Projecting likely restaurant trends over a 12-month period is an exercise that many operators and consultants are accustomed to performing. But projecting an entire decade ahead is the kind of task that elicits silent, steely stares from experts, or derisive laughs.
After all, how many people just 10 years ago saw the likelihood that sriracha or gluten-free diets would become trendy, that mobile ordering would turn into a huge deal, that social media would become an important arm of marketing departments, or that restaurant delivery beyond pizza and Chinese food would explode in popularity?
Thanks to an unprecedented economic expansion lasting throughout the 2010s, and to the growing influence of technology-savvy and cuisine-eclectic millennials, the restaurant industry has embraced numerous tech advances and has been creative in its approach to innovation. Looking ahead to the 2020s becomes a study in projecting how ongoing macro trends are likely to play out. Will we see an expansive “Roaring ’20s” like that of a century ago, or something more akin to conditions at the tail end of that decade that led to the Great Depression? Will it be more “Jetsons” or “Mad Max”?
“It’s hard to talk about the long-term perspective because underlying conditions will probably change,” says Victor Fernandez, vice president of insights for Black Box Intelligence, a Dallas restaurant analytics firm. And Minneapolis-based futurist Simon J. Anderson, who typically looks ahead through a three-to-five-year window, notes that “the further out you get, the blurrier it becomes.” As a result, gazing into a decade-long crystal ball becomes “a real challenge, but a fun one,” says Mark Brandau, managing editor at market-research firm Datassential.
The 10 years ahead will “play off a lot of what’s happening now,” adds Andrew Freeman, founder of San Francisco restaurant consulting firm af&co. He says we’re in an interesting time in American industry in terms of politics, economics, the environment, and more, and that the decade ahead will be influenced by what we are dealing with today.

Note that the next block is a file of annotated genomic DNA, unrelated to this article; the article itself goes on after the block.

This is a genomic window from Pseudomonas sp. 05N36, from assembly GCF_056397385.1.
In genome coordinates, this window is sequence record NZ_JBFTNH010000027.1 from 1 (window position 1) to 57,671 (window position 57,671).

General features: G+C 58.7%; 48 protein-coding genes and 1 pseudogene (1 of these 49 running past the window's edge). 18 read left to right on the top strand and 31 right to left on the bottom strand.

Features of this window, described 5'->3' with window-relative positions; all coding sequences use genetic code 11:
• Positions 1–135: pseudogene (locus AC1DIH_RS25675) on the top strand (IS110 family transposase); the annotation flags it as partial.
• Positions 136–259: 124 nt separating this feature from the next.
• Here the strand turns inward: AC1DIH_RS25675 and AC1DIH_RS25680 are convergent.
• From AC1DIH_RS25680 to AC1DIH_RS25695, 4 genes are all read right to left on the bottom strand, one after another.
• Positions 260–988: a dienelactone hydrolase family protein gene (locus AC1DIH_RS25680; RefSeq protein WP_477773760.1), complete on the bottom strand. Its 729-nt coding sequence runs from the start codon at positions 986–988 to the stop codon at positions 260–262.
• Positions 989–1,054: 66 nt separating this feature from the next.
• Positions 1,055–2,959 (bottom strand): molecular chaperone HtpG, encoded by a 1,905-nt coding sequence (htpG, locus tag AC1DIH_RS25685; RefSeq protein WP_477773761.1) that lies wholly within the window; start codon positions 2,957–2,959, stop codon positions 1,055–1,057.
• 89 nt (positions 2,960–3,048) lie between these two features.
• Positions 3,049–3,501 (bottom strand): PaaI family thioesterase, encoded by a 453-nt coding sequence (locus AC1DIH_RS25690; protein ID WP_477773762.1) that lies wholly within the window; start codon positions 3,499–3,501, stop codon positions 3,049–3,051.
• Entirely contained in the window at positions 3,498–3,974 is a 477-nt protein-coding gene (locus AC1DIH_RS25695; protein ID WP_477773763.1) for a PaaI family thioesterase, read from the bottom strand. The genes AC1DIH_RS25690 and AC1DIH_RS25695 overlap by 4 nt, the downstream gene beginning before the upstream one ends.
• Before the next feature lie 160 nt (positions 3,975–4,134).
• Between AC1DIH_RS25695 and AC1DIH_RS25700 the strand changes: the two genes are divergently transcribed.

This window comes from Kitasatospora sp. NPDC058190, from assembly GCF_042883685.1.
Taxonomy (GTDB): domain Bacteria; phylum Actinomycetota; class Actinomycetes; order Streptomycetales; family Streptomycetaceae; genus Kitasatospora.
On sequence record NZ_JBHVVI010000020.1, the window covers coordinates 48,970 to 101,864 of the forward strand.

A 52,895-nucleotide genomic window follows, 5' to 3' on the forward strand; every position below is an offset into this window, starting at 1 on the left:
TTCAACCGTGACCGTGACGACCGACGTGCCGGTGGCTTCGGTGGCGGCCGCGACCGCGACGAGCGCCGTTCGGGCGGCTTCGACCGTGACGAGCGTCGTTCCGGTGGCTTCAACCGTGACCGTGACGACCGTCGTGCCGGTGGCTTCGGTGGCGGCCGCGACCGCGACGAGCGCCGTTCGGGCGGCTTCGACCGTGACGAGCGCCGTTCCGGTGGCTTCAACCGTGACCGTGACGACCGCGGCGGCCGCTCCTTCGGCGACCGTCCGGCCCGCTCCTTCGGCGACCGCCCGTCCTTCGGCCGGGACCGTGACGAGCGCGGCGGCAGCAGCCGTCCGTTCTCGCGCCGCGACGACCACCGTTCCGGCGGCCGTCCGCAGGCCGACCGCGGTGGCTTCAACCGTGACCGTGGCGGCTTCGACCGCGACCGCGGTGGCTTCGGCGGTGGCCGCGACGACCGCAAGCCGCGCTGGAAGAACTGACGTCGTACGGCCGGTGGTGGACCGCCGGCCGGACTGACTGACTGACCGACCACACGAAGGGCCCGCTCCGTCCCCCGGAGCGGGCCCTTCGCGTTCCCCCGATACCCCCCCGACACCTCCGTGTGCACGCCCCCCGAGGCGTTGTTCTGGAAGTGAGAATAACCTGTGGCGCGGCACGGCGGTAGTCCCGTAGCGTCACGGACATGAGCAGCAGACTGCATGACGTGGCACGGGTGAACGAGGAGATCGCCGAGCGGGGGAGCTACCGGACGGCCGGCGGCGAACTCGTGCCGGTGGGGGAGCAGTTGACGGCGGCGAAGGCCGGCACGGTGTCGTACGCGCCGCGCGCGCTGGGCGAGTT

So, what does that portend for the restaurant industry? For most of the experts who contributed to this story, it means more and evolving technological advances, an increase in away-from-home meal preparations, growth in transparency demands, and further broadening of menu creations.
At the same time, the lessons of traditional retail’s lost decade—with thousands of store closings and tens of thousands of jobs lost due to that industry’s slow response to online shopping and Amazon in particular—are at the forefront of restaurants’ need to be nimble, the forecasters say.
The restaurant industry was expected to total $863 billion in sales last year, up 3.6 percent over 2018, according to the National Restaurant Association. That includes results from more than 70 different segments of foodservice, including items prepared at grocery and convenience stores.
“The greatest wars in the world will be fought in the foodservice industry,” says Gary Stibel, founder and chief executive of New England Consulting Group.
Starting during the latter half of the past decade, consumers for the first time spent more than half their food and beverage dollars at restaurants. Nonetheless, NRA statistics reveal that restaurant sales in the 2010s experienced their slowest percentage growth since at least the ’60s, and the 2020s are likely to see slower growth than before the Great Recession. Restaurant employment, which hit 15.3 million workers in 2019, is expected to gain another 1.6 million employees by 2029 despite a tight labor market and gains in automation. That increase is considerably slower than the past decade, which saw an additional 3 million workers.
Still, there’s no indication the industry will contract, and there’s little doubt that competition and foodservice channels will keep expanding as operators battle for consumers and their dollars.
“The greatest wars in the world will be fought in the foodservice industry,” says Gary Stibel, founder and chief executive of New England Consulting Group. “Food will be everywhere,” he says, due to ongoing channel migration, potentially getting to the point that “you’ll be able to buy a meal at any furniture store.”